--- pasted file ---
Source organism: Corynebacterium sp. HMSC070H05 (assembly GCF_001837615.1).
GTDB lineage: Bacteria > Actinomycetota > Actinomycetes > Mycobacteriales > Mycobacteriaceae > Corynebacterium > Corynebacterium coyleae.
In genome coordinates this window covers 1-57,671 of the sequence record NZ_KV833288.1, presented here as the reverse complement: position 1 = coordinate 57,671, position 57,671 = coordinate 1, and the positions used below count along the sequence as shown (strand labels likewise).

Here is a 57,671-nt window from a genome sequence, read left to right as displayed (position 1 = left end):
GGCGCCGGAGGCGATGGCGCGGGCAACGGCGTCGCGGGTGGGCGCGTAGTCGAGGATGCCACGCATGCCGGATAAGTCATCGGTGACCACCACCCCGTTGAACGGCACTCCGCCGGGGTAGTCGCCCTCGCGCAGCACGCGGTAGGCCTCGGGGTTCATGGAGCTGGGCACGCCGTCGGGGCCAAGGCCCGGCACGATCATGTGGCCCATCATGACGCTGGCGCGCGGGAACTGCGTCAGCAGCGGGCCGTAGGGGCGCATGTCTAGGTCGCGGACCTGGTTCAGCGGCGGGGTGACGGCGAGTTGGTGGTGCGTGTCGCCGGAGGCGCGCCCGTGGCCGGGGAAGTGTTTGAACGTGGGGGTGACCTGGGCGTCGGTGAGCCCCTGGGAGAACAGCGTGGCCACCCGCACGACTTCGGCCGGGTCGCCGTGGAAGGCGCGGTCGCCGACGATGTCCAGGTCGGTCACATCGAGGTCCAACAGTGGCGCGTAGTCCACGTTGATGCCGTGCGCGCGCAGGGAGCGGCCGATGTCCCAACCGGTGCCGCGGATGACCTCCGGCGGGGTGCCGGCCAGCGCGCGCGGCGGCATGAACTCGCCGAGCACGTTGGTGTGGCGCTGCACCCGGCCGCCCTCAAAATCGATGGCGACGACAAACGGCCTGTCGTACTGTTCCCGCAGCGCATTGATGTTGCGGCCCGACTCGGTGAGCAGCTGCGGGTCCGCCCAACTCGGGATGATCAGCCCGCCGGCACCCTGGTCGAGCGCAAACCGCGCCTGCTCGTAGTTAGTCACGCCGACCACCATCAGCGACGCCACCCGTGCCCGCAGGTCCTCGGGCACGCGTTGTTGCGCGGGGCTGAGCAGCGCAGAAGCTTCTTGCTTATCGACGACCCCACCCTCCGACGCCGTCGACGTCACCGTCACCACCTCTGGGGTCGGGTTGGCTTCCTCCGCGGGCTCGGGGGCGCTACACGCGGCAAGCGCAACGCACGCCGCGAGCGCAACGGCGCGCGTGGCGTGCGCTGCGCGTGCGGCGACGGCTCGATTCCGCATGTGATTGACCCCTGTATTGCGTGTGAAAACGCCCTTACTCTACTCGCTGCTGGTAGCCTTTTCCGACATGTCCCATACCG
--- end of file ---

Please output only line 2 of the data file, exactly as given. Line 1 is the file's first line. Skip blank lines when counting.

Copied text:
GTDB lineage: Bacteria > Actinomycetota > Actinomycetes > Mycobacteriales > Mycobacteriaceae > Corynebacterium > Corynebacterium coyleae.